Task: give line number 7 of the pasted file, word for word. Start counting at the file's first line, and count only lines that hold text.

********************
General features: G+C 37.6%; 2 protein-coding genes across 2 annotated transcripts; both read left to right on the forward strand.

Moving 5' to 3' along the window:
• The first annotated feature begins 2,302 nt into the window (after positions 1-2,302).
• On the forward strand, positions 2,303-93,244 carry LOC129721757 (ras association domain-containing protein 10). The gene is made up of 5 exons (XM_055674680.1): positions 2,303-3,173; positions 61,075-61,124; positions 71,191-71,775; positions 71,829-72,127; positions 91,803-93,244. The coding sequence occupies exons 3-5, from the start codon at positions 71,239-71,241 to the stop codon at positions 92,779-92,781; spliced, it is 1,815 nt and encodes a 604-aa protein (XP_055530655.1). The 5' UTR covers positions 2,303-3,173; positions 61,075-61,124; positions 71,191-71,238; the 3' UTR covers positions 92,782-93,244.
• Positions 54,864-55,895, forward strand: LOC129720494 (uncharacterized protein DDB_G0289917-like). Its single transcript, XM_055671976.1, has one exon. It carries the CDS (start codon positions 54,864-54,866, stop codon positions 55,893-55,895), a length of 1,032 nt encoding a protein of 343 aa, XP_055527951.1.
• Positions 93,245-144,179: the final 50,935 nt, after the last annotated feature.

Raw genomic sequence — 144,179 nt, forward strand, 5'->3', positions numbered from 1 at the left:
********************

Raw genomic sequence — 144,179 nt, forward strand, 5'->3', positions numbered from 1 at the left: